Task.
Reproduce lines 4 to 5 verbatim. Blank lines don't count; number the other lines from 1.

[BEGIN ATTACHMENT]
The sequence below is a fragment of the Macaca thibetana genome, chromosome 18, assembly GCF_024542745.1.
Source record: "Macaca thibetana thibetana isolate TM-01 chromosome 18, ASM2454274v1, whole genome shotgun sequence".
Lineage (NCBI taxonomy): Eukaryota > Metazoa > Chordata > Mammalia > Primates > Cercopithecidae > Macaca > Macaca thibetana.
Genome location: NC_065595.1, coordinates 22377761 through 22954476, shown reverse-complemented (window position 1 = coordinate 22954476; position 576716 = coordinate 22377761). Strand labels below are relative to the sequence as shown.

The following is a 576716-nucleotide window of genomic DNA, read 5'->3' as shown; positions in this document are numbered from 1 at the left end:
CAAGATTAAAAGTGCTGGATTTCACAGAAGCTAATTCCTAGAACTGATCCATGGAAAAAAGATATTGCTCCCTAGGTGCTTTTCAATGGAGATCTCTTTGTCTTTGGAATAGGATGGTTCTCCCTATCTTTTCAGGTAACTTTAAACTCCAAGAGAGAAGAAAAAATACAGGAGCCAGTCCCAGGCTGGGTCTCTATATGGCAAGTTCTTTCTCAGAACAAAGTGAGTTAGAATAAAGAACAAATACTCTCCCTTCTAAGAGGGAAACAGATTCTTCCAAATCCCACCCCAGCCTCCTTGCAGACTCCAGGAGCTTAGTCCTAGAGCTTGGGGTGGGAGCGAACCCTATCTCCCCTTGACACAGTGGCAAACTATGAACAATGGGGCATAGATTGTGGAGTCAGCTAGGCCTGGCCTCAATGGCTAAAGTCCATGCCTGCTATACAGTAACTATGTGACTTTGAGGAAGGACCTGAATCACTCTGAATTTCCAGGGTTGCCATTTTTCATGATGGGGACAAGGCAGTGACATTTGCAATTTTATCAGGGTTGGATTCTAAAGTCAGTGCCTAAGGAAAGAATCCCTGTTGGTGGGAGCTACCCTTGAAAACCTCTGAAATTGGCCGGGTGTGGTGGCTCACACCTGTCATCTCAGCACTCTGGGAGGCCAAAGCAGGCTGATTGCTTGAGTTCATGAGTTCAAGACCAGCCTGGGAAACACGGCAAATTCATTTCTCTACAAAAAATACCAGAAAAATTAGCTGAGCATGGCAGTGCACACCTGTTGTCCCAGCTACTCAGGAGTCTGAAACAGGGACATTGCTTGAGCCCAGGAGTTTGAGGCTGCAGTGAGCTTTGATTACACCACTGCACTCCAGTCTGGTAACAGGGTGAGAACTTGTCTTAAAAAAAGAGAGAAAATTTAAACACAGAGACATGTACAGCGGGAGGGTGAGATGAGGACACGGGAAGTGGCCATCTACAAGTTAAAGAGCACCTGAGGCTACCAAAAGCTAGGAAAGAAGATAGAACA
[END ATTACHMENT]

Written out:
Genome location: NC_065595.1, coordinates 22377761 through 22954476, shown reverse-complemented (window position 1 = coordinate 22954476; position 576716 = coordinate 22377761). Strand labels below are relative to the sequence as shown.

The following is a 576716-nucleotide window of genomic DNA, read 5'->3' as shown; positions in this document are numbered from 1 at the left end: